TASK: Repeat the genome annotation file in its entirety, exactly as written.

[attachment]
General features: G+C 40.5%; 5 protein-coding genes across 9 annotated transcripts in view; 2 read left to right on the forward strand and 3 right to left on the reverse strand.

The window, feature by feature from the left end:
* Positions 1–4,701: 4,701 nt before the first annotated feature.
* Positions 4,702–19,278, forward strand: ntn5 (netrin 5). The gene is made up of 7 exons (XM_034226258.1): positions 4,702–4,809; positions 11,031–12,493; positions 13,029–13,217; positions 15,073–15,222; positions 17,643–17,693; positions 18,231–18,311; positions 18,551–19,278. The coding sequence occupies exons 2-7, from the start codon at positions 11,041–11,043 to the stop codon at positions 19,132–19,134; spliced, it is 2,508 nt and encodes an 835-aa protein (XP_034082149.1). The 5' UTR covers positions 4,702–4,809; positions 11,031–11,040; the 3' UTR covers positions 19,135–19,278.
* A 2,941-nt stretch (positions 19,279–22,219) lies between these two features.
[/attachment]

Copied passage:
General features: G+C 40.5%; 5 protein-coding genes across 9 annotated transcripts in view; 2 read left to right on the forward strand and 3 right to left on the reverse strand.

The window, feature by feature from the left end:
* Positions 1–4,701: 4,701 nt before the first annotated feature.
* Positions 4,702–19,278, forward strand: ntn5 (netrin 5). The gene is made up of 7 exons (XM_034226258.1): positions 4,702–4,809; positions 11,031–12,493; positions 13,029–13,217; positions 15,073–15,222; positions 17,643–17,693; positions 18,231–18,311; positions 18,551–19,278. The coding sequence occupies exons 2-7, from the start codon at positions 11,041–11,043 to the stop codon at positions 19,132–19,134; spliced, it is 2,508 nt and encodes an 835-aa protein (XP_034082149.1). The 5' UTR covers positions 4,702–4,809; positions 11,031–11,040; the 3' UTR covers positions 19,135–19,278.
* A 2,941-nt stretch (positions 19,279–22,219) lies between these two features.